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City, residents consider Gateway Park design


There will someday be (hopefully soon) a three-acre park, accompanied by a residential-commercial development, on Northeast Halsey Street. Last month residents were given a shot at deciding just what the new entity should look like, and what it should contain.

At an open house at the East Portland Community Center attended by about 30 people, Portland Development Commission staff and consultants presented three possible concepts for the new park and development, on land between Northeast 104th and 106th avenues once occupied by J.J. North's Restaurant, a bingo parlor and a dry cleaner. They then allowed those who attended to ask questions and discuss issues individually, vote for their preferences, and to make written comments.

As presented by consultants Bob Boileau and John Dykhuizen, all three plans call for about an acre of mixed use development fronting on Halsey, with ground floor retail below residential. All three park schemes include a multi-use plaza, a water feature and children's play area.

Concept A devotes the most frontage along Halsey to the development. In the park, there is an emphasis upon “active” uses such as basketball, a skateboard skate spot or team sports. There is also a large children's play area.

Concept B's development is more compact in terms of Halsey frontage. The children's play area is much smaller, a large area given over to gardens and planted green spaces, and there is an emphasis on “passive” use. This last includes bocce ball courts, strolling gardens and seating areas. This, the consultants say, would put the maximum “eyes on the park” in terms of visibility, an important goal as defined in a previous open house.

Concept C would give over the smallest Halsey frontage to development. Going deeper into the property, the building is served in part by Northeast Clackamas Street, which would partially bisect the property; it would be vacated in the other two concepts. The children's play area would be midway between the other two in size. There would be both a planted green area and active recreation area, although the former would be much larger.

Concept C, one of three possible designs for a proposed new park and development on Northeast Halsey Street in Gateway. To see all three design proposals visit the Gateway Regional Center Urban Renewal Website:

After presenting the options, PDC staff and consultants told attendees that the final design will likely be a combination of all three, but asked the audience for feedback on “what you like and dislike.”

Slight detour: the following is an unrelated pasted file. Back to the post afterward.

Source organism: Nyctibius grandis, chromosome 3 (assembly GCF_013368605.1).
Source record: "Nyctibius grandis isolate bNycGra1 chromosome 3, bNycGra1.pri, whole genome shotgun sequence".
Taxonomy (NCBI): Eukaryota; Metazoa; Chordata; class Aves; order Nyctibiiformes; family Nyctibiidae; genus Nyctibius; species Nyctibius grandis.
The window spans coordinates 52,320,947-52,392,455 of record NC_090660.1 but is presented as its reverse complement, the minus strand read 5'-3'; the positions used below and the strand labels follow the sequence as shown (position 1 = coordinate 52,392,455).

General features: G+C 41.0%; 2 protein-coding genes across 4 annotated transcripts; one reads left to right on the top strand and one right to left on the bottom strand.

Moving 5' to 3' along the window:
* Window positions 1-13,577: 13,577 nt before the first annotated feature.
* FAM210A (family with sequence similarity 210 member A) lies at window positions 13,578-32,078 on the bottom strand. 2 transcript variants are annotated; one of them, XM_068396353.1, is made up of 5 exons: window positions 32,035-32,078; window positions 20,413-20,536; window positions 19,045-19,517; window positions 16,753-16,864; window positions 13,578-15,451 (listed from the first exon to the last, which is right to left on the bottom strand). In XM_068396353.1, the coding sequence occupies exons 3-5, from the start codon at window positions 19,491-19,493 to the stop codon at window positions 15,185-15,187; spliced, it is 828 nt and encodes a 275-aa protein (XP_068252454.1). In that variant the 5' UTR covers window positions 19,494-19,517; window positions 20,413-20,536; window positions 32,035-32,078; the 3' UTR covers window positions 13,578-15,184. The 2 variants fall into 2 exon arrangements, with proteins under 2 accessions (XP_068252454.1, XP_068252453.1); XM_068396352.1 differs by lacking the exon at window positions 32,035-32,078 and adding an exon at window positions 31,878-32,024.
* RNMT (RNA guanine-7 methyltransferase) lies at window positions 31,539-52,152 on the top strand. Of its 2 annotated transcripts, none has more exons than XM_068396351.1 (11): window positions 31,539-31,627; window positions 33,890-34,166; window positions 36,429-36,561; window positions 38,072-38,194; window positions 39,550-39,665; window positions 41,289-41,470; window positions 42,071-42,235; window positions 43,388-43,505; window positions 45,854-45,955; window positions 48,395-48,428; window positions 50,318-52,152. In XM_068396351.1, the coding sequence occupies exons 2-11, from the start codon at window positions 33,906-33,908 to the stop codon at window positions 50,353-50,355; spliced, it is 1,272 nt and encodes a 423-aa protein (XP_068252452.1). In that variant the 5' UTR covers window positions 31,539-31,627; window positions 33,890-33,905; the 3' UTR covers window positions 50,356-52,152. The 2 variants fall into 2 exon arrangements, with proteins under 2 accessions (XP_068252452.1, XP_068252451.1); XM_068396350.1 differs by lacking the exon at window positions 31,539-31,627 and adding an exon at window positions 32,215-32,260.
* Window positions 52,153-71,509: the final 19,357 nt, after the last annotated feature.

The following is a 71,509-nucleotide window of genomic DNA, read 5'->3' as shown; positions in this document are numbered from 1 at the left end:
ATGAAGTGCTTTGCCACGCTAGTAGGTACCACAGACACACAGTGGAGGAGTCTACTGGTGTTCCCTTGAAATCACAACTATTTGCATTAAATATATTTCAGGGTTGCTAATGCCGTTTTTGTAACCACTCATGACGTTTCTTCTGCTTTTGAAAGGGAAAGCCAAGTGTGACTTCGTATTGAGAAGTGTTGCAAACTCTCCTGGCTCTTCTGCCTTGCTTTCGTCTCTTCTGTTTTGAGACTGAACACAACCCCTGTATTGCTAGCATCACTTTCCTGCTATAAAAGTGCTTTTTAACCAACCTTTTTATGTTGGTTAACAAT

Based on the conversation and voting, Concept C seemed to be the most popular. Gateway Urban Renewal Program Advisory Committee co-chair Jackie Putnam gave it a strong endorsement. Hazelwood activist Linda Robinson said she was leaning in this direction, but disliked having the park bisected by Clackamas. Arlene Kimura, Hazelwood neighborhood chair, and Christopher Masiochi, board member, also expressed a preference for C.

Developer and Gateway PAC member Ted Gilbert says that from a development point of view Concept A is the most favorable configuration because it gives the building maximum Halsey street frontage. However, he told the Memo, “That doesn't mean it's the best concept overall.” Others disliked A because it cut the park off almost entirely from public views on this street.

At last month's open house for Gateway Park design review, neighbor Ron McDowell asks Portland Parks & Recreation Project Manager Kathleen 'Kip' Wadden a question about the future park's security. His concern arises because there are few residences near the site on Northeast Halsey Street between 104th and 106th Avenues.”
For nearby neighbor Ron McDowell residential eyes on the park are all important; without this, he says, it will become a site for crime, since commercial establishments are deserted by early evening. He did not want to see low-income housing there.

Neither does Masiochi. “We need a variety of housing in every community, not just dump all the low-income housing in east Portland,” he told the Memo.

PDC Project Manager Justin Douglas says there are yet no cost estimates for developing any of the concepts, and no money for this purpose in the Gateway Regional Center Urban Renewal budget for the next five years. However, he added, a master plan is a prerequisite for obtaining development money from any source.
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